8. (Written days ago) – My neighbor Melissa visited today and brought ‘open-fire-baked’ ripe plantains that were split in half and dusted with powdered peanuts, a ‘specialty’ comfort food of the people in the countryside. several thin slices of home-made ‘fresh’ cheese garnished the plate. the mixture of aromas contributes to the ‘comfort’ and I mentioned to her that the most important ingredient was love.. not only the love she put into the just-prepared (and still warm) food, but also when planting the peanuts, then shelling and roasting and grinding them. I definitely believe that the quality of food increases when all steps of preparation are dong with love and via the hands of a person with a sweet soul.

    Your garden ‘drips’ with visual examples of a garden planted, tended and harvested with love! Even the trips back and forth with water were done with a loving heart – not only for the end result, but also out of empathy for the dry and thirsty garden.

    Of course the products of your garden will nourish you and your loved ones well thru the winter!

    How well I recall being often impatient when the potatoes were forming, and I’d scratch into the soil and sneak the new potatoes as the plant grew larger. Is there a chance that the cabbage thief has been raiding all of the potato patches?!!!!!!!

    You’re wise to pay attention to the changes in bounty – perhaps a subtle SOS flag from mother earth – one that you note, and perhaps others will note as well – and work together to help her mend – one loving bucket of water at a time!

    Even though challenging growing season, your garden is lovely!

    Do you plant a winter garden? We always grew turnip greens as well as mustards.. the frost/freeze would bite both, but the turnips grew back where the mustards were more delicate… and the broccoli grown from sets planted now would be gigantic by early december. (this was when I lived in Mississippi/USA)


    • Dearest Lisa.. Apologies for my lateness in replying to you.. Just getting back to my Garden blog and it seems four comments slipped by my attention..
      Thank you for your compliments, I passed on the TLC of the watering effort compliments to hubby,, He was the one who carried it back and forth every day..
      And no, the fox may often dig a hole to grab the odd potato, but no potato thieves, it was just the lack of water that reduced the crop..
      The cabbage thief has not returned thankfully..
      And the answer is Yes to you our winter crops.. We have parsnips, turnips and swedes, along with Rainbow Chard and Leeks.. Plenty to keep us going..
      We had a frost a couple of nights ago, so we have been busy this past weekend gathering in our tender flower plants which have been in pots, and await the frost to take the blooms of the Dahlia’s and Begonia’s..
      Your own gardening sounds to have been much loved too Lisa..
      Sending Many thanks and Huge Hugs.. ❤


  9. Pingback: Autumn Digging, Freezing, and Storage. | Dreamwalker’s Garden – WORLD ORGANIC NEWS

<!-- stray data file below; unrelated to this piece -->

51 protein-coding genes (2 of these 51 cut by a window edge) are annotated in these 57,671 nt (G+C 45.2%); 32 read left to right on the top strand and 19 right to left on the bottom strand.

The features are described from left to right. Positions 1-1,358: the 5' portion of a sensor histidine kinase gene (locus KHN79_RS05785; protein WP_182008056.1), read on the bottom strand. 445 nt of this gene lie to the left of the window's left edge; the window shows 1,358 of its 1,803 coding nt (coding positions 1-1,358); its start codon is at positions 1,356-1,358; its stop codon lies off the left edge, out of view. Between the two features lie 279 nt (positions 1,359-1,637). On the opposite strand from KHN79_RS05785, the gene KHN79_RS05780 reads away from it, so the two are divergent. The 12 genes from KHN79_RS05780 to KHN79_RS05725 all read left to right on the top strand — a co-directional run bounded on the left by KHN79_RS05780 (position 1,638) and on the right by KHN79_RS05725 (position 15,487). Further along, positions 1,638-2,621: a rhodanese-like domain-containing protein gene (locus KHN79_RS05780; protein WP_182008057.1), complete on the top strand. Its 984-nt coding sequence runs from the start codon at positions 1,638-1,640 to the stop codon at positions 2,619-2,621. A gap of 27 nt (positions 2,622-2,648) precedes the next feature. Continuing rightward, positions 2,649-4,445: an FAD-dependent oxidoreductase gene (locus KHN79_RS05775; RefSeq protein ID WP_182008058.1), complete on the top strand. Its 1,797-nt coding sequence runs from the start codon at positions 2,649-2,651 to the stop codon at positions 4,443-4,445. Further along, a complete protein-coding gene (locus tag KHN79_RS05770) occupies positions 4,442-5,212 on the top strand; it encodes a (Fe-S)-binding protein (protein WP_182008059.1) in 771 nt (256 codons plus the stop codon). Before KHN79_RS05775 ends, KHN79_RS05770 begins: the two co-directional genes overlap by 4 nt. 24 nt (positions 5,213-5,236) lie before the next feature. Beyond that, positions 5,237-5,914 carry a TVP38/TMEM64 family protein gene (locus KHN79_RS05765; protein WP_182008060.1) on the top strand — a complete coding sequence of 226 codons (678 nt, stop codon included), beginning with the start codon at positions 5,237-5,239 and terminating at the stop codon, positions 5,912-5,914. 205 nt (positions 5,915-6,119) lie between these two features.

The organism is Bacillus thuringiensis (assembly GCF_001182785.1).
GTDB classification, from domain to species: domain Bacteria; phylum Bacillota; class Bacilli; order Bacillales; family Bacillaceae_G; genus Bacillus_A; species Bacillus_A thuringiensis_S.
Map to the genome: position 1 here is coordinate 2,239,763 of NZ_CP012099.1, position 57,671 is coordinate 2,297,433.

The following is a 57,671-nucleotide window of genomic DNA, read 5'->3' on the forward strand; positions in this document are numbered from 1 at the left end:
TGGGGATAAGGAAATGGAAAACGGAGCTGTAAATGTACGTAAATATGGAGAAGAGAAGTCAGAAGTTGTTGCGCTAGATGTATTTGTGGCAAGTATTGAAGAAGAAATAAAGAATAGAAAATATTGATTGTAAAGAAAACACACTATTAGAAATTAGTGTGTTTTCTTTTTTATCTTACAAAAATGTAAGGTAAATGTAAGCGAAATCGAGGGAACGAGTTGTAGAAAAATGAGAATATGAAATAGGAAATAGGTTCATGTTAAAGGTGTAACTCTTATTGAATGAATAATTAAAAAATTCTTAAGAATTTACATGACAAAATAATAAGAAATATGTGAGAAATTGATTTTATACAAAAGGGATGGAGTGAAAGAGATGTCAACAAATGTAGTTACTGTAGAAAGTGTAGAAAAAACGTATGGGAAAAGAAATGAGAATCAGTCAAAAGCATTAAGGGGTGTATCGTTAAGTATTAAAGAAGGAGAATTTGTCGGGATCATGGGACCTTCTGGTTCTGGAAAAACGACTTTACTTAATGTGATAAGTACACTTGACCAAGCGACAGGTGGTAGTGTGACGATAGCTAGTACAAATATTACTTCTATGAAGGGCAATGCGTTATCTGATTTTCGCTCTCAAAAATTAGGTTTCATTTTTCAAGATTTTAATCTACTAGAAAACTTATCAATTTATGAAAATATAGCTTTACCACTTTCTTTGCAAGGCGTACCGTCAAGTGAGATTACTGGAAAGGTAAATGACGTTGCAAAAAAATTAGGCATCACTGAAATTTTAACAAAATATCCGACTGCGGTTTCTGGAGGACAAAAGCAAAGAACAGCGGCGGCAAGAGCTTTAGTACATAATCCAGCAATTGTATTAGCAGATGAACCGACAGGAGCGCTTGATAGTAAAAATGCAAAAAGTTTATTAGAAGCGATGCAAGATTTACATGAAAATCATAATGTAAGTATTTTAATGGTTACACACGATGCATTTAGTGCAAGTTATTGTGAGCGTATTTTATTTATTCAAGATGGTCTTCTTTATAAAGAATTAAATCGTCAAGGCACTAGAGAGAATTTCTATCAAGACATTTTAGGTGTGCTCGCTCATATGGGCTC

• You cannot be expected to garden dear Cat with a knee like you have had my friend… I so hope you are healing well.. I am way behind in my visits to you… But you are held dearly in my thoughts and I send lots of healing vibes out your way.. ❤


  10. Hi, Sue. I haven’t been around for ages, but just thoroughly enjoyed this post. I’ve been taking our scraps to the allotment that my housemate’s friends care for and it’s been lovely to see. We’ve had runner beans and other goodies left at the door as a thank you, but I haven’t met the ladies yet.

    I love the size of yours; I could grow nearly everything I love on one like that. I do know how much work it is, though. Your husband sound lovely. When I was in my latre 30s, we had a garden and the water source was a creek across the road and, of course, downhill from the garden. My husband and I carried two five gallon buckets each, the older boy carried two two and a half gallon buckets and the youngest carried two one gallon buckets. It took us four hours every other day! So I well appreciate the work involved. I had over a hundred cabbage started and they were ALL eaten in one night by a small herd of deer! So I can appreciate your cabbage thief, too. But I understand the deer better . . .

    Anyway, I have a question for you: I’ve been buying packages of British Spring Greens at the ASDA and my housemate says they are a variety of cabbage, although they look like bunches of thick greens. Have you grown these? I’d like to know the actual name so I can order some seeds for next year (I hope). I’m planning on runner beans, too. Amazing, those!!

    Hugs and Love and Light to you. ~ Linne

    Liked by 1 person

    • Hi dear Linne, so sorry I am only just getting back here to moderate you comment, To answer your question, unless i see your veggies I can not answer for certain.. But it could well be Kale, you are speaking of.. Kale is very good for you, Many supermarkets now just sell the leaves of Kale in packaging, You can get the smoothe cabbage looking leaf, or the Curly Kale more crinkly..
      Lovely to have you visit and hope you are back home not being able to tend your own garden.. ]
      Love and Hugs my friend, ❤


  11. Ohh Sue, what a delight. I love the dahlias nestling by your fruit and veggies. Your Dad did that too didn’t he? The countless hours of loving care that went into these wonderful gifts of nature are clear to see, especially given the heat this year. What a special blog. Xxxx 💕

    Liked by 1 person

    • Dear Jane, you must think me rude not seeing your comment which has been pending here on my garden blog. My Granddad grew flowers yes, My Dad was all about veggies, and feeding the five of us.. 🙂 Yes the heat of the Summer needed some extra care and devotion on hubbies part to water for two hours every morning.. Have a wonderful Sunday Jane.. and thank you for your visit and follow.. ❤

      Liked by 1 person